Frustration over hold-ups leaves £6m Hawick mill revamp bid hanging in balance

Councillor Watson McAteer at the Peter Scott building in Hawick.
Councillor Watson McAteer at the Peter Scott building in Hawick.

Councillors in Hawick have warned it would be a disaster if £6m conversion plans for the former Peter Scott factory are shelved after the developer involved threatened to pull out of the scheme.

West Yorkshire-based Maramar Holdings bought the Buccleuch Street site in 2017 and wants to turn the Victorian mill into high-end apartments for over-55s.

But the firm last week threatened to walk away from the town and invest elsewhere, branding Scottish Borders Council’s planning procedures “farcical”.

Plans for the first phase of the development – to create 10 two-bedroom apartments in the former production area and yarn store – were submitted to the council last April.

But with that application still to be decided, Maramar says it will walk away if the process drags on much longer.

A spokesman for the firm said: “We had to employ an independent surveyor to show all the costs and anticipated selling prices after the council decided they wanted contributions per apartment.

“We sent these calculations to the council two weeks before the Christmas shutdown and didn’t even get a response.

“We have chased this up, and the council now want another surveyor to check the calculations. This is obviously turning into a farce.

“If we do not receive the required planning permissions by the end of January, we will no longer look to develop the site and move on to our next project in another town.”

He added that the empty mill is regularly getting broken into and vandalised.

“We will need to board it up if we do not go ahead, which will not look good,” he said.

Raising the issue at Hawick Community Council’s meeting on Monday, French Wight said: “I was quite alarmed to hear about delays in the Pesco factory conversion.

“I am really concerned that if this company has to walk away, it would leave us with a derelict building, and that would be a disaster.”

Hawick and Hermitage councillor Watson McAteer admitted he was concerned that the private firm would turn its back on the project.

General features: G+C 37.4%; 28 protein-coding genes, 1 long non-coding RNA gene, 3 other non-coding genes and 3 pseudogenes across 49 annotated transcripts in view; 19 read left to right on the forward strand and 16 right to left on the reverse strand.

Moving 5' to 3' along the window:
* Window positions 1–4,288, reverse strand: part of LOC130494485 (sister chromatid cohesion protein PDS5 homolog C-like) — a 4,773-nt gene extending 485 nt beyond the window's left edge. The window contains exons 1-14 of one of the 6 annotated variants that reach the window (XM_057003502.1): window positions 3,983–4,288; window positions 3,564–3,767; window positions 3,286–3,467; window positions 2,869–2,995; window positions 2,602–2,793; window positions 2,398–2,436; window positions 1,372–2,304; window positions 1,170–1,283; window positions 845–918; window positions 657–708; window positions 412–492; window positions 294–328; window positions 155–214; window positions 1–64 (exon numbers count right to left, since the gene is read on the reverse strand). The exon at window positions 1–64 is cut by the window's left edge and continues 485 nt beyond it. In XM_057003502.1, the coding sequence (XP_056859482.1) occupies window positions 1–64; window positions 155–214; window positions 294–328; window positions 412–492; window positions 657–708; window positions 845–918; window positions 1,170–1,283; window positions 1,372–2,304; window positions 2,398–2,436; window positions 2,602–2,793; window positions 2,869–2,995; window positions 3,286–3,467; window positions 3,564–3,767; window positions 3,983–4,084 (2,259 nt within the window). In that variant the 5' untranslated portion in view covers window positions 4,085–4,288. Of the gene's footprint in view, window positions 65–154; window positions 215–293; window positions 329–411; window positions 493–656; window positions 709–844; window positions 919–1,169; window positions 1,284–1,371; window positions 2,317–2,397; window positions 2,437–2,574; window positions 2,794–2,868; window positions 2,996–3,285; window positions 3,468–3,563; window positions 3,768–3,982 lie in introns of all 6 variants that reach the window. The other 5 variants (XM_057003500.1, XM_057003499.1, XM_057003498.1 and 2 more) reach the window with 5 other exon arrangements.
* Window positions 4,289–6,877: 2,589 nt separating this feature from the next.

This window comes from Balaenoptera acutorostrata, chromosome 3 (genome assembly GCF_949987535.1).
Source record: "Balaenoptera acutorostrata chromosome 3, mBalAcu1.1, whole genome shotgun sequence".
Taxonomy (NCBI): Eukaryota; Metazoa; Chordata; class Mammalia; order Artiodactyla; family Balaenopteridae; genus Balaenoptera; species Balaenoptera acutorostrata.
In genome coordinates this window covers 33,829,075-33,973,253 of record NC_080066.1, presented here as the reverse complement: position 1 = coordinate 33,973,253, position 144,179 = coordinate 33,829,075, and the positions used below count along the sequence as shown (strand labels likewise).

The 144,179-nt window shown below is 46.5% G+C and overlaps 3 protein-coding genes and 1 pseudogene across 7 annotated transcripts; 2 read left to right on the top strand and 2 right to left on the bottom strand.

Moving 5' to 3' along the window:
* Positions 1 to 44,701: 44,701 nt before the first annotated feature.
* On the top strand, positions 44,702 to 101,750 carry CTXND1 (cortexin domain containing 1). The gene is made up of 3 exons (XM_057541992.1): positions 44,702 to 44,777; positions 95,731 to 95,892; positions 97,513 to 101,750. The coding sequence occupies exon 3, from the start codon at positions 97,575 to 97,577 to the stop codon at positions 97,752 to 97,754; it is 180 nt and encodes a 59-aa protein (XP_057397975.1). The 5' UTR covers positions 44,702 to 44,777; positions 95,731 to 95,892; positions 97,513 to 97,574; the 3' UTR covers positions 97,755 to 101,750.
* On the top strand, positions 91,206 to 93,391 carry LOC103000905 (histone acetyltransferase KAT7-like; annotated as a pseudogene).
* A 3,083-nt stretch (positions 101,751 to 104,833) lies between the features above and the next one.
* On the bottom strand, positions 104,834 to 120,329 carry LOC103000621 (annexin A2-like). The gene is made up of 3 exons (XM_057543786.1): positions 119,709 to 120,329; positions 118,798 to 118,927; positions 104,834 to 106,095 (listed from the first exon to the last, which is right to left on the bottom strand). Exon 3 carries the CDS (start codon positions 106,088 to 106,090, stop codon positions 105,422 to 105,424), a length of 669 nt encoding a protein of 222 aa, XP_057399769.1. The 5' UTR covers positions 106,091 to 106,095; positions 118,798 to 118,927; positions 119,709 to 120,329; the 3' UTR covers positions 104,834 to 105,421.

He told members: “I hope we can solve this issue, but quite honestly I’m worried.

“The main issue for him is that he submitted final documentation on the November 8 and nobody had been in touch.

“He is very concerned with the amount of time it is taking.

“I met with senior planning officers last week to try to ensure this building is not allowed to become a derelict wasteland, which is a likely outcome unless the developer can encourage council officers to engage with him.

“The council officers promised to make contact with the developer to hopefully get this project back on track.”

He added that the council must do “everything in its power” to facilitate the development.

“Hawick folk want to see this historical building at the southern gateway of our town brought back to life and welcome the input from a private investor to make this happen,” Mr McAteer said.

“We must do all in our power to help this development take place or we face the prospect of an iconic building rotting away before our eyes.

“This building has been subjected to numerous break-ins and vandalism, all at a cost to a developer who is quite rightly running out of patience.”

Hawick and Denholm councillor Stuart Marshall is also calling on the council to treat the application “with the utmost urgency”.

He said: “It’s very concerning to think that on one hand we have a possible multi-million-pound investment for this derelict building and on the other hand the development is potentially being put at risk and could even be shelved.

“The last thing our town needs at the moment is yet another run down eyesore on the gateway into Hawick.

“The developer deserves much credit for recognising the huge potential that this historical building has, and the council must now take moves to accelerate its development.”

Scottish Borders Council has insisted that it does want to see the building brought back into use.

A spokesperson for the authority said: “This is a building that the council wishes to see brought back into use and so the principle of the development is something it is very supportive of.

“However, there are some matters of detail that have required resolution and which have taken some time to resolve, including in relation to flood risk and protected species.”